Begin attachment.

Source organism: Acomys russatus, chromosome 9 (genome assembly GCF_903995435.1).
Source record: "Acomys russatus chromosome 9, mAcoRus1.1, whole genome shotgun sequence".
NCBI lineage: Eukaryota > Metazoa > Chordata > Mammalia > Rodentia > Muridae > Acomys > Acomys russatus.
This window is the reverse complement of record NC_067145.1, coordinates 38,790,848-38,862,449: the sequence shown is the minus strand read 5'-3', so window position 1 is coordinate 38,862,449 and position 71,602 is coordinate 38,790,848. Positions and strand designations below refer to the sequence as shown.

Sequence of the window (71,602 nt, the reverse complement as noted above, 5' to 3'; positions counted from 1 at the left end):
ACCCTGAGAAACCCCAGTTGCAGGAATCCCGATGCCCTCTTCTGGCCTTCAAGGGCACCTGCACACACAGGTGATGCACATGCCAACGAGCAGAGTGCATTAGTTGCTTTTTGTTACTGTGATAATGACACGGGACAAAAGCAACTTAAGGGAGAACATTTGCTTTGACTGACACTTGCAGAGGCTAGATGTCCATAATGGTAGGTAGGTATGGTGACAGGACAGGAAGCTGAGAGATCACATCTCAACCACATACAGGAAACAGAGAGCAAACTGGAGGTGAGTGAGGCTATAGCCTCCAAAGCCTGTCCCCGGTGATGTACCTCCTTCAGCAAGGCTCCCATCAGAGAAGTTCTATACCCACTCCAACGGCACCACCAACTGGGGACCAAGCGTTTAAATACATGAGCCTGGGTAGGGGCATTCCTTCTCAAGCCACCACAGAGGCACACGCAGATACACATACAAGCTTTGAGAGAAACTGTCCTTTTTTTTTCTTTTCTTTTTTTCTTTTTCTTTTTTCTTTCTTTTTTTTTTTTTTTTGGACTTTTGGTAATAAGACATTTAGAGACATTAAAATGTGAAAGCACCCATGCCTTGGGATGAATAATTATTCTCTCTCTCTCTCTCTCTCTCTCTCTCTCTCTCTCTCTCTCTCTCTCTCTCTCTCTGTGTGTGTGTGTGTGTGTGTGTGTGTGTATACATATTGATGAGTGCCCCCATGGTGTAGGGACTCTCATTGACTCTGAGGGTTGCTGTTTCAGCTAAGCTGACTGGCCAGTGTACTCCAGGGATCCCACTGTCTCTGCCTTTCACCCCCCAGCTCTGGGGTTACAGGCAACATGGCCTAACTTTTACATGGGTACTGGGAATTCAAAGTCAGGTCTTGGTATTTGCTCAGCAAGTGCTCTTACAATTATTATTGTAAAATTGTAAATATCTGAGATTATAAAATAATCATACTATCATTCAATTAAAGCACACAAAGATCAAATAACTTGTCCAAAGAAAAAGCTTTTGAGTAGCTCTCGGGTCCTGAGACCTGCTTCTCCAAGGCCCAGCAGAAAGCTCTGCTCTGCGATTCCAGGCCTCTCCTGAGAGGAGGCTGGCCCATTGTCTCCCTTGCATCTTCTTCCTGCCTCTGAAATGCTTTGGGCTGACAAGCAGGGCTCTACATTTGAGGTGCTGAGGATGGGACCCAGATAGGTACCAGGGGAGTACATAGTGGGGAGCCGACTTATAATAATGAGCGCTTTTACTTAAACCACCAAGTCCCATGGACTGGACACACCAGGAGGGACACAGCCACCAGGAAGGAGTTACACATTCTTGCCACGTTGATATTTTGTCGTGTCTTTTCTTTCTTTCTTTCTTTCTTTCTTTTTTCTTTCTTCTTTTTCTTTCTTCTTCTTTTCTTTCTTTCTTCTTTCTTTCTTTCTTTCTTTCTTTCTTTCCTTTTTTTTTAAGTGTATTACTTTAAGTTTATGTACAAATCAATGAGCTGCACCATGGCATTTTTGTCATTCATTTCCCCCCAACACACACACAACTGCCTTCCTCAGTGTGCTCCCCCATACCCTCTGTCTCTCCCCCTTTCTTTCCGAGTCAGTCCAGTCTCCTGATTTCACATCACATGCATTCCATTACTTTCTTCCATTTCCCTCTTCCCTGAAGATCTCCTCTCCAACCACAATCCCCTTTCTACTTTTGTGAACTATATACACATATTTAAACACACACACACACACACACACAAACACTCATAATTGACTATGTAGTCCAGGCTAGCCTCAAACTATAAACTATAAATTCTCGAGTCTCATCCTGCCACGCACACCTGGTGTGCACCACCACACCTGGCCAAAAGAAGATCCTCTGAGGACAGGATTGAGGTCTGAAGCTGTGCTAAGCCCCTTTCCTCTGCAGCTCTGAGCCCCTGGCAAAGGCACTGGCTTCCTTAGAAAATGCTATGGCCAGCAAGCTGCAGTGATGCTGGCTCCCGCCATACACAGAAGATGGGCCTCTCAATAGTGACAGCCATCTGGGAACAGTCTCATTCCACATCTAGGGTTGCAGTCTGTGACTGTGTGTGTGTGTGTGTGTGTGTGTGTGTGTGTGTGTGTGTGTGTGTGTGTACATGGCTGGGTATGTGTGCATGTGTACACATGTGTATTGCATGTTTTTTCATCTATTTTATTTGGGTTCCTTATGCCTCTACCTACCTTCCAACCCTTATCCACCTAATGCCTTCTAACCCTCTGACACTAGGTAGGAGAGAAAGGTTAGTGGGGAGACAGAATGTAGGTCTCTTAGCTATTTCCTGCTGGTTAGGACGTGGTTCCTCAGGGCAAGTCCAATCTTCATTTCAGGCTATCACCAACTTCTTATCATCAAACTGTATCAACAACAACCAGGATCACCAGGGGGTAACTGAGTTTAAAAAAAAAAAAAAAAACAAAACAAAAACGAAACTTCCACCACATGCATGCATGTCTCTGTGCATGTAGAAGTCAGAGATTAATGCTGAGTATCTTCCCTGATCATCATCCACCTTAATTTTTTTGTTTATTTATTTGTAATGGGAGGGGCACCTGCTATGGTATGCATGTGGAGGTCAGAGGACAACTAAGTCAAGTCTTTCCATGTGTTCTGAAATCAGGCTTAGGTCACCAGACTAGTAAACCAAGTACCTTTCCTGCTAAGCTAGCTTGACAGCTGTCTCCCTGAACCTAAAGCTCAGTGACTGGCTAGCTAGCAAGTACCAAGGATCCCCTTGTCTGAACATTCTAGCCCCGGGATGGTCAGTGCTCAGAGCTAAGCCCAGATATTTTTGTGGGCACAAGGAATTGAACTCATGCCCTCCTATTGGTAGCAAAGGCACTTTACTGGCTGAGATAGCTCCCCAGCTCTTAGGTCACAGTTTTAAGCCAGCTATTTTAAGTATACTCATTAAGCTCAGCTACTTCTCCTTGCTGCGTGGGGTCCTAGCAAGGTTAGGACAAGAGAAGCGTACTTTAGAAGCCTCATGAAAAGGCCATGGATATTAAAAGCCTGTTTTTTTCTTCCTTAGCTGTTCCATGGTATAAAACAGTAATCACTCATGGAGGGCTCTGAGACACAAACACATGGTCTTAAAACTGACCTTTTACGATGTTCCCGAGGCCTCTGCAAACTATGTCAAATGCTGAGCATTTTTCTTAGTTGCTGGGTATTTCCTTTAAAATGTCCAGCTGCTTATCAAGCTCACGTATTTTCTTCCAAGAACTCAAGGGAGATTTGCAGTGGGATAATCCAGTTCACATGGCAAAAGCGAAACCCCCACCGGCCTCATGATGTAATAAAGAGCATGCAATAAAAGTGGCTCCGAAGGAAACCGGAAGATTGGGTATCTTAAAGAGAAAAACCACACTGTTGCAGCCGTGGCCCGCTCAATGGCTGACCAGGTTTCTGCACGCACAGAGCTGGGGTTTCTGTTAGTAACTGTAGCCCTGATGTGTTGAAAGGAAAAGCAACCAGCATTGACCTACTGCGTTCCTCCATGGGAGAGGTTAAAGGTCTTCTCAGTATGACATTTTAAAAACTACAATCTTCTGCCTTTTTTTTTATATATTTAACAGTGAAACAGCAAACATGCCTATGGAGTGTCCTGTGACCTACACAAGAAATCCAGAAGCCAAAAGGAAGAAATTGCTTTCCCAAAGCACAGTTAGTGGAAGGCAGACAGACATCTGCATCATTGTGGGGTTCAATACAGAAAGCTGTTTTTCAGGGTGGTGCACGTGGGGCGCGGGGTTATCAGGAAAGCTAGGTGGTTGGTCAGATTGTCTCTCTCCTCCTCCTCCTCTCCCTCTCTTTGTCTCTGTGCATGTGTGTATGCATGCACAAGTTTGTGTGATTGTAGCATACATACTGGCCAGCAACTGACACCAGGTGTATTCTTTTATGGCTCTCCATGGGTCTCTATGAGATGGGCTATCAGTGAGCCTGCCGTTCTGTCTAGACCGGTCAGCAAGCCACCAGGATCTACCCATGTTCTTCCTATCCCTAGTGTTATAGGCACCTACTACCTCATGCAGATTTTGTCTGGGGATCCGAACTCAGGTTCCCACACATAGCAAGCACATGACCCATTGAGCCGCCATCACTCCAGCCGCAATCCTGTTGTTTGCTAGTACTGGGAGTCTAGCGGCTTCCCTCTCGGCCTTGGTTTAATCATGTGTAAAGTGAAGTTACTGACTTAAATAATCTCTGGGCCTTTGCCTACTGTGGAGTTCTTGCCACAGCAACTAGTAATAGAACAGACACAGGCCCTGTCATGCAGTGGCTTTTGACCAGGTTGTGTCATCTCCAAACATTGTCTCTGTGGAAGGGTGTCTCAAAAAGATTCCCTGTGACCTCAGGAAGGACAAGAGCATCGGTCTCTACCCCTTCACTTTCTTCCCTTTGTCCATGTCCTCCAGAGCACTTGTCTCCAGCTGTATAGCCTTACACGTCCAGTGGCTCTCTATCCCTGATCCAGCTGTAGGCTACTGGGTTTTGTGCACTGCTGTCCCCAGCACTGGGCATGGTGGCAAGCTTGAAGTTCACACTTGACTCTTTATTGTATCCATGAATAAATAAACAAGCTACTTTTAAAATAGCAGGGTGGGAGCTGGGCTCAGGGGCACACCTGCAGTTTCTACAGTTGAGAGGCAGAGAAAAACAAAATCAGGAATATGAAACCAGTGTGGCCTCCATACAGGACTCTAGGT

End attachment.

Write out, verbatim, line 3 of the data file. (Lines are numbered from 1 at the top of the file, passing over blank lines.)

NCBI lineage: Eukaryota > Metazoa > Chordata > Mammalia > Rodentia > Muridae > Acomys > Acomys russatus.